EU, US hold 'robust' talks on possible airline laptop ban


US and European Union officials will meet next week in Washington for more talks about risks to air travel after a meeting in Brussels on Wednesday did not, as some industry watchers had expected, extend a cabin ban on large electronics devices.

If this morning's reports from the BBC and other sources have it right, the ban on in-cabin laptops will not be extended to include additional flights from Europe to the U.S.

U.S. officials had previously said they were looking into extending to Europe a ban on electronic devices on flights originating from 10 airports in eight countries including the UAE, Saudi Arabia, Qatar and Turkey, over alleged concerns that bombs could be hidden in the devices.

They discussed "existing aviation security standards and detection capabilities" as well as security improvements "related to large electronic devices placed in checked baggage", it added.

Jeffrey Price, an aviation-security expert at Metropolitan State University of Denver, said the original ban focused on certain countries because their equipment to screen carry-on bags is not as effective as machines in the U.S.

The dialogue was robust and collaborative, according to a US senior administration official speaking to reporters at a briefing.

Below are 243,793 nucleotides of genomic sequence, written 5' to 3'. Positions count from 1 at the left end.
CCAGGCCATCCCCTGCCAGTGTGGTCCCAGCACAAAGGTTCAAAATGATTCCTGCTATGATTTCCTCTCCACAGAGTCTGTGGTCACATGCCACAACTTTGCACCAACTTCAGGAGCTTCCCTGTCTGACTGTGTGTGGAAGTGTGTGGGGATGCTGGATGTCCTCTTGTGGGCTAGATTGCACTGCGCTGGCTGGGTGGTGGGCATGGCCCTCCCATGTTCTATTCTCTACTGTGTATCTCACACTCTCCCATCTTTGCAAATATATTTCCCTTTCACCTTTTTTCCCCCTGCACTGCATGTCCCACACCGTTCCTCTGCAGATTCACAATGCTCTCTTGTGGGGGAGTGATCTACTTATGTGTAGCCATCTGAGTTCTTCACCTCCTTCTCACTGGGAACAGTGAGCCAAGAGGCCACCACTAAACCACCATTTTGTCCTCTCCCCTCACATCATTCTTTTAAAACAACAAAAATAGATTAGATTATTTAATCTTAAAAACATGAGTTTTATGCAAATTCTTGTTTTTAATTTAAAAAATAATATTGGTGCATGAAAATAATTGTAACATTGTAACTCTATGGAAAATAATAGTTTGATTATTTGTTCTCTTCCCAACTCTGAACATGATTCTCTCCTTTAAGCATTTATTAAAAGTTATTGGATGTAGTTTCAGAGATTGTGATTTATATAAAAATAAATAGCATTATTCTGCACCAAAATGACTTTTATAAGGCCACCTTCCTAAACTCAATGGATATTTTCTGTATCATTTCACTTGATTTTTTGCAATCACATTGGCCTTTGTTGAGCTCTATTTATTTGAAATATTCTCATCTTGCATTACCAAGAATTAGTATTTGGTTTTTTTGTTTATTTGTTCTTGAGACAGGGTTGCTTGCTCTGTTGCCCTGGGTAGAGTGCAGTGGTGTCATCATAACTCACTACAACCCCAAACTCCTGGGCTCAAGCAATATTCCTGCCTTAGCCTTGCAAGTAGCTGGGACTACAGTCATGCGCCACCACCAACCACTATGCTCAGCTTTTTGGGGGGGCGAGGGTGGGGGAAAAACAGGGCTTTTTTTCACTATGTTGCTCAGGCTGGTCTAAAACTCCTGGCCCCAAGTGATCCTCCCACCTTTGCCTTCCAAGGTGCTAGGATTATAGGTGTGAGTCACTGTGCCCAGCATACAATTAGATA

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Currently, aviation officials warn that electronic devices using lithium-ion batteries should be kept in the passenger cabin so crew can quickly put out a fire on board.

The Washington Post and other news organizations on Monday reported that President Donald Trump gave Russia's foreign minister and ambassador closely held intelligence obtained from a USA partner about an Islamic State terrorist plot to use laptops as possible weapons aboard commercial aircraft.

Homeland Security Secretary John Kelly was mulling "next steps" and would make any decision based on an evaluation of threats, the official said on condition of anonymity. However, officials said that other measures are still being considered, though they failed to elaborate on what these measures might be.

The US official noted terrorist groups were "aggressively pursuing innovative methods to undertake their attacks, including smuggling explosive devices in various consumer items" onto commercial flights. It turned out the information Trump offered was related to the laptop ban the United States imposed a few months ago on certain Middle Eastern countries, and which it planned to extend to all of Europe.

Homeland Security previously said the electronics ban involving Middle Eastern airports was put in place because USA officials were "concerned about terrorists' ongoing interest in targeting commercial aviation". And in this week's letter, IATA proposes a number of measures that could be taken to reduce the threat without resorting to an all-out ban.

"Eventually I'd hope we could work to a solution that doesn't ban laptops in the cabin", Kelly said.